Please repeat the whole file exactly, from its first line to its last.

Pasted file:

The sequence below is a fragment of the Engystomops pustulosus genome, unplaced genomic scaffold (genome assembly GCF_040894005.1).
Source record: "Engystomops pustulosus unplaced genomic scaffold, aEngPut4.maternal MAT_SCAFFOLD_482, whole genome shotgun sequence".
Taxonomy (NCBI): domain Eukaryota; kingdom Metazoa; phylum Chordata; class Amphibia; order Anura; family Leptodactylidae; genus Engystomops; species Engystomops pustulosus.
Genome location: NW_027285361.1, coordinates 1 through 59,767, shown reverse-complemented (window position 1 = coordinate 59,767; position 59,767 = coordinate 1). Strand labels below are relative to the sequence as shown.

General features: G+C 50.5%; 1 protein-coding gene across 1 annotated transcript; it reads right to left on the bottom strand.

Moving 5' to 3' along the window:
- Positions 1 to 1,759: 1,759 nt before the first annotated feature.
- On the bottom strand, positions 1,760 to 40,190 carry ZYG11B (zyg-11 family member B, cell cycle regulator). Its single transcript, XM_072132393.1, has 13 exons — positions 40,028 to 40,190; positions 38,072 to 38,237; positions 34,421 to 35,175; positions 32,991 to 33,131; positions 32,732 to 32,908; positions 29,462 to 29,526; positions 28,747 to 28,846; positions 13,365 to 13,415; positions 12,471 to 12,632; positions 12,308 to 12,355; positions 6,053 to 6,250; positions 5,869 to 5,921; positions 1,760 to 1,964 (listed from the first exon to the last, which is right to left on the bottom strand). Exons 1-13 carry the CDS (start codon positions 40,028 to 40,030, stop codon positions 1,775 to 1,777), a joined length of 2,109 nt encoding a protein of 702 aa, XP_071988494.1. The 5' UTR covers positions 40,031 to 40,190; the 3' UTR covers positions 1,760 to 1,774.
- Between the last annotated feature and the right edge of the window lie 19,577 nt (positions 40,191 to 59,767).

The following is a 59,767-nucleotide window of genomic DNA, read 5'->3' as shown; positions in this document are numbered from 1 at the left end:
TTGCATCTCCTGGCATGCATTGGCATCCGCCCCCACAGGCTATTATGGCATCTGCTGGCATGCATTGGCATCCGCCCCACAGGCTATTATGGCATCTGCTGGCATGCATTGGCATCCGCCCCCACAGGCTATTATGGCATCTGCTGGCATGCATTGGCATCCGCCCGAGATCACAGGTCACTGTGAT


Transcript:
The sequence below is a fragment of the Engystomops pustulosus genome, unplaced genomic scaffold (genome assembly GCF_040894005.1).
Source record: "Engystomops pustulosus unplaced genomic scaffold, aEngPut4.maternal MAT_SCAFFOLD_482, whole genome shotgun sequence".
Taxonomy (NCBI): domain Eukaryota; kingdom Metazoa; phylum Chordata; class Amphibia; order Anura; family Leptodactylidae; genus Engystomops; species Engystomops pustulosus.
Genome location: NW_027285361.1, coordinates 1 through 59,767, shown reverse-complemented (window position 1 = coordinate 59,767; position 59,767 = coordinate 1). Strand labels below are relative to the sequence as shown.

General features: G+C 50.5%; 1 protein-coding gene across 1 annotated transcript; it reads right to left on the bottom strand.

Moving 5' to 3' along the window:
- Positions 1 to 1,759: 1,759 nt before the first annotated feature.
- On the bottom strand, positions 1,760 to 40,190 carry ZYG11B (zyg-11 family member B, cell cycle regulator). Its single transcript, XM_072132393.1, has 13 exons — positions 40,028 to 40,190; positions 38,072 to 38,237; positions 34,421 to 35,175; positions 32,991 to 33,131; positions 32,732 to 32,908; positions 29,462 to 29,526; positions 28,747 to 28,846; positions 13,365 to 13,415; positions 12,471 to 12,632; positions 12,308 to 12,355; positions 6,053 to 6,250; positions 5,869 to 5,921; positions 1,760 to 1,964 (listed from the first exon to the last, which is right to left on the bottom strand). Exons 1-13 carry the CDS (start codon positions 40,028 to 40,030, stop codon positions 1,775 to 1,777), a joined length of 2,109 nt encoding a protein of 702 aa, XP_071988494.1. The 5' UTR covers positions 40,031 to 40,190; the 3' UTR covers positions 1,760 to 1,774.
- Between the last annotated feature and the right edge of the window lie 19,577 nt (positions 40,191 to 59,767).

The following is a 59,767-nucleotide window of genomic DNA, read 5'->3' as shown; positions in this document are numbered from 1 at the left end:
TTGCATCTCCTGGCATGCATTGGCATCCGCCCCCACAGGCTATTATGGCATCTGCTGGCATGCATTGGCATCCGCCCCACAGGCTATTATGGCATCTGCTGGCATGCATTGGCATCCGCCCCCACAGGCTATTATGGCATCTGCTGGCATGCATTGGCATCCGCCCGAGATCACAGGTCACTGTGAT